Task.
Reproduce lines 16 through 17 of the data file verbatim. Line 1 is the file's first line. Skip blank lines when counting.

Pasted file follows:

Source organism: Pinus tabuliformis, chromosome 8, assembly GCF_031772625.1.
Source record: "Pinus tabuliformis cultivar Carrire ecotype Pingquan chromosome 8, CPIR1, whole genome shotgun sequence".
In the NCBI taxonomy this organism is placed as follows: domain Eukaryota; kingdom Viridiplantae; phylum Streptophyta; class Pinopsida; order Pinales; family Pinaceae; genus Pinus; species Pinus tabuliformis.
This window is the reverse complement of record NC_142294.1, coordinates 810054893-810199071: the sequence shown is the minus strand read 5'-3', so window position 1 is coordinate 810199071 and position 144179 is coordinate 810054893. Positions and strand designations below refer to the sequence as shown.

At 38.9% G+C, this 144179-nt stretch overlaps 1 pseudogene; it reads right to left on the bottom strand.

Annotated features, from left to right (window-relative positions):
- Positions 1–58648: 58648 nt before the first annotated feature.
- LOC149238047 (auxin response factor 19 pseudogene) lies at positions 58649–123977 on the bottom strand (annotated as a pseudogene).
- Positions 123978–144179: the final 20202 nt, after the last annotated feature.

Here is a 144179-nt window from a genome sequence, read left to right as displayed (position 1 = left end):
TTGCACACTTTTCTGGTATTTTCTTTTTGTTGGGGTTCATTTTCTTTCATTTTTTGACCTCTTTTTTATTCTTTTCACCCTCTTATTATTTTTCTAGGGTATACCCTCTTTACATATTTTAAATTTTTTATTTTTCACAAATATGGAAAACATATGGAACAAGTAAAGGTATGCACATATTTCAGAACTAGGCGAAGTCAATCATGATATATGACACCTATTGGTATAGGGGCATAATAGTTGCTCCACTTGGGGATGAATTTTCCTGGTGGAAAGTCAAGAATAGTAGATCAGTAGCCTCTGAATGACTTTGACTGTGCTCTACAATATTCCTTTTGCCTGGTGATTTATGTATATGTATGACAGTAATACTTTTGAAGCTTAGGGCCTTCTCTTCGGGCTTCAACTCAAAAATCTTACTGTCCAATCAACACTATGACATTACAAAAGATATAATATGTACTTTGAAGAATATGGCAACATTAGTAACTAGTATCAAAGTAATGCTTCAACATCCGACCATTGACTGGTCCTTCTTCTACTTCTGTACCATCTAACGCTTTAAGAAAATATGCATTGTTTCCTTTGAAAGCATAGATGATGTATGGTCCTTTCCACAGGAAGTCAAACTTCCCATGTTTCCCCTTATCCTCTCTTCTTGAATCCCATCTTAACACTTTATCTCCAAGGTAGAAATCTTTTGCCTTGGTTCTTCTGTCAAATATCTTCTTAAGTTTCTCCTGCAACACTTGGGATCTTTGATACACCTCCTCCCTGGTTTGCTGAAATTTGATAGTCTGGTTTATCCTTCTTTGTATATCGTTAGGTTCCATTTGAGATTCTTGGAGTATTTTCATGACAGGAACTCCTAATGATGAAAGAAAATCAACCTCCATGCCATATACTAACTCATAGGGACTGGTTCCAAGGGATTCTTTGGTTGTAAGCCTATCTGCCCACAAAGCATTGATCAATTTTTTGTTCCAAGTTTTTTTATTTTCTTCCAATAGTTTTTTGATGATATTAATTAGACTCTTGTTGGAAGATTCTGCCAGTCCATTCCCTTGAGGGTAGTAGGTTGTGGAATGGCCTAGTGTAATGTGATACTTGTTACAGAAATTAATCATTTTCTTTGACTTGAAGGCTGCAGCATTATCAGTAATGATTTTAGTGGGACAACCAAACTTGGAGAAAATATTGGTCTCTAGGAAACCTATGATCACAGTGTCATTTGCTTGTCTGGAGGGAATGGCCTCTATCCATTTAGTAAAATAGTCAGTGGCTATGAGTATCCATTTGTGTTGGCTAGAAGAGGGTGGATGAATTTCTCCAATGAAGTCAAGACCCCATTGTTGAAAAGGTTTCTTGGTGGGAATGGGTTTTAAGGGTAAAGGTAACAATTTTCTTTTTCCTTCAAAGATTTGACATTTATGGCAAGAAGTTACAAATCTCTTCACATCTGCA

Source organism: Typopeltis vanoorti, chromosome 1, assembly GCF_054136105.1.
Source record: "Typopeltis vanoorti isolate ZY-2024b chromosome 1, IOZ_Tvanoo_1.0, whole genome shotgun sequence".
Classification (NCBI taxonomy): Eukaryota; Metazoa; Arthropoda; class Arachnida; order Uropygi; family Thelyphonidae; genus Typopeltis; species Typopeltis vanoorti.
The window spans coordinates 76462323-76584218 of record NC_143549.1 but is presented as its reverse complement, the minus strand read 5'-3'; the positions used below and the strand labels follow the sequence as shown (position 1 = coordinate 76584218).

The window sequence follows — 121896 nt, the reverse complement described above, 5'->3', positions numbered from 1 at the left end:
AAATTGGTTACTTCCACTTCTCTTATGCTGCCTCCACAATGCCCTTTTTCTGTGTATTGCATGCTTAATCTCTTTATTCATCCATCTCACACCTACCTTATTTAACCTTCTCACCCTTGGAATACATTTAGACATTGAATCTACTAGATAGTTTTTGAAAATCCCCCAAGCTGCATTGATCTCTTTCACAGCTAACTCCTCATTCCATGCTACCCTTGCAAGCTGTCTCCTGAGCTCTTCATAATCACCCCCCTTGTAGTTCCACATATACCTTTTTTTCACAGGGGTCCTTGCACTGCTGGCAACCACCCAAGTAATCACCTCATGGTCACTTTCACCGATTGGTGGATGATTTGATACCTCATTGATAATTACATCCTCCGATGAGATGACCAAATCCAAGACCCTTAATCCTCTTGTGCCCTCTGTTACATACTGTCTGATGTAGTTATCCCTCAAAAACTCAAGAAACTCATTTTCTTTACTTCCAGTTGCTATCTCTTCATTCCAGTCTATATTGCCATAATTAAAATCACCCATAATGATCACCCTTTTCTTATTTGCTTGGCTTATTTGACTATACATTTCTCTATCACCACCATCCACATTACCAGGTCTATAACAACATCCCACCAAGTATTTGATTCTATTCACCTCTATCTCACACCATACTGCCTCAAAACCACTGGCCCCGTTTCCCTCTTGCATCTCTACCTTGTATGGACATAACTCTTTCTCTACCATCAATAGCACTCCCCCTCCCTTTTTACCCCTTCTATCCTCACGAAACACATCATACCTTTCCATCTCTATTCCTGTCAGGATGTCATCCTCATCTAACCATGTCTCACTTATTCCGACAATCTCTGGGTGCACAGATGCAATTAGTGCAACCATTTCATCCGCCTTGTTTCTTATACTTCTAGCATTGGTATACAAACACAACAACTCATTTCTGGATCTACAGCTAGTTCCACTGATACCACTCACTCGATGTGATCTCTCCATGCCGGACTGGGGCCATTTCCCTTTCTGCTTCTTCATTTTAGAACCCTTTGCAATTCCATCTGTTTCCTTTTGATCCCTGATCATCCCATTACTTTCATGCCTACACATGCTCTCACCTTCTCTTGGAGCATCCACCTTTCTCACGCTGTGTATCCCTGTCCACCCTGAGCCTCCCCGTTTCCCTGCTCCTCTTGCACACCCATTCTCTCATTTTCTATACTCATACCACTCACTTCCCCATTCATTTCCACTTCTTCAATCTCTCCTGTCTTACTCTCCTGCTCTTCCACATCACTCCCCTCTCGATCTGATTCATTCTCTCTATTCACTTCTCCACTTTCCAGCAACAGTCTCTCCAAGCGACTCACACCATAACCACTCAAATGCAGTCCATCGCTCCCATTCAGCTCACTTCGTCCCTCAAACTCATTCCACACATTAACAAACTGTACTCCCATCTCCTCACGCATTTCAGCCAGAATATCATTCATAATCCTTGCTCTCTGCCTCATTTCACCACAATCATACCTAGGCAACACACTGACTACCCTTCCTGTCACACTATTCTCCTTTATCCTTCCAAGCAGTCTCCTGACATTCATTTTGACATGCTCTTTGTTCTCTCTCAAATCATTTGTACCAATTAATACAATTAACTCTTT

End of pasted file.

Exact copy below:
The window sequence follows — 121896 nt, the reverse complement described above, 5'->3', positions numbered from 1 at the left end:
AAATTGGTTACTTCCACTTCTCTTATGCTGCCTCCACAATGCCCTTTTTCTGTGTATTGCATGCTTAATCTCTTTATTCATCCATCTCACACCTACCTTATTTAACCTTCTCACCCTTGGAATACATTTAGACATTGAATCTACTAGATAGTTTTTGAAAATCCCCCAAGCTGCATTGATCTCTTTCACAGCTAACTCCTCATTCCATGCTACCCTTGCAAGCTGTCTCCTGAGCTCTTCATAATCACCCCCCTTGTAGTTCCACATATACCTTTTTTTCACAGGGGTCCTTGCACTGCTGGCAACCACCCAAGTAATCACCTCATGGTCACTTTCACCGATTGGTGGATGATTTGATACCTCATTGATAATTACATCCTCCGATGAGATGACCAAATCCAAGACCCTTAATCCTCTTGTGCCCTCTGTTACATACTGTCTGATGTAGTTATCCCTCAAAAACTCAAGAAACTCATTTTCTTTACTTCCAGTTGCTATCTCTTCATTCCAGTCTATATTGCCATAATTAAAATCACCCATAATGATCACCCTTTTCTTATTTGCTTGGCTTATTTGACTATACATTTCTCTATCACCACCATCCACATTACCAGGTCTATAACAACATCCCACCAAGTATTTGATTCTATTCACCTCTATCTCACACCATACTGCCTCAAAACCACTGGCCCCGTTTCCCTCTTGCATCTCTACCTTGTATGGACATAACTCTTTCTCTACCATCAATAGCACTCCCCCTCCCTTTTTACCCCTTCTATCCTCACGAAACACATCATACCTTTCCATCTCTATTCCTGTCAGGATGTCATCCTCATCTAACCATGTCTCACTTATTCCGACAATCTCTGGGTGCACAGATGCAATTAGTGCAACCATTTCATCCGCCTTGTTTCTTATACTTCTAGCATTGGTATACAAACACAACAACTCATTTCTGGATCTACAGCTAGTTCCACTGATACCACTCACTCGATGTGATCTCTCCATGCCGGACTGGGGCCATTTCCCTTTCTGCTTCTTCATTTTAGAACCCTTTGCAATTCCATCTGTTTCCTTTTGATCCCTGATCATCCCATTACTTTCATGCCTACACATGCTCTCACCTTCTCTTGGAGCATCCACCTTTCTCACGCTGTGTATCCCTGTCCACCCTGAGCCTCCCCGTTTCCCTGCTCCTCTTGCACACCCATTCTCTCATTTTCTATACTCATACCACTCACTTCCCCATTCATTTCCACTTCTTCAATCTCTCCTGTCTTACTCTCCTGCTCTTCCACATCACTCCCCTCTCGATCTGATTCATTCTCTCTATTCACTTCTCCACTTTCCAGCAACAGTCTCTCCAAGCGACTCACACCATAACCACTCAAATGCAGTCCATCGCTCCCATTCAGCTCACTTCGTCCCTCAAACTCATTCCACACATTAACAAACTGTACTCCCATCTCCTCACGCATTTCAGCCAGAATATCATTCATAATCCTTGCTCTCTGCCTCATTTCACCACAATCATACCTAGGCAACACACTGACTACCCTTCCTGTCACACTATTCTCCTTTATCCTTCCAAGCAGTCTCCTGACATTCATTTTGACATGCTCTTTGTTCTCTCTCAAATCATTTGTACCAATTAATACAATTAACTCTTT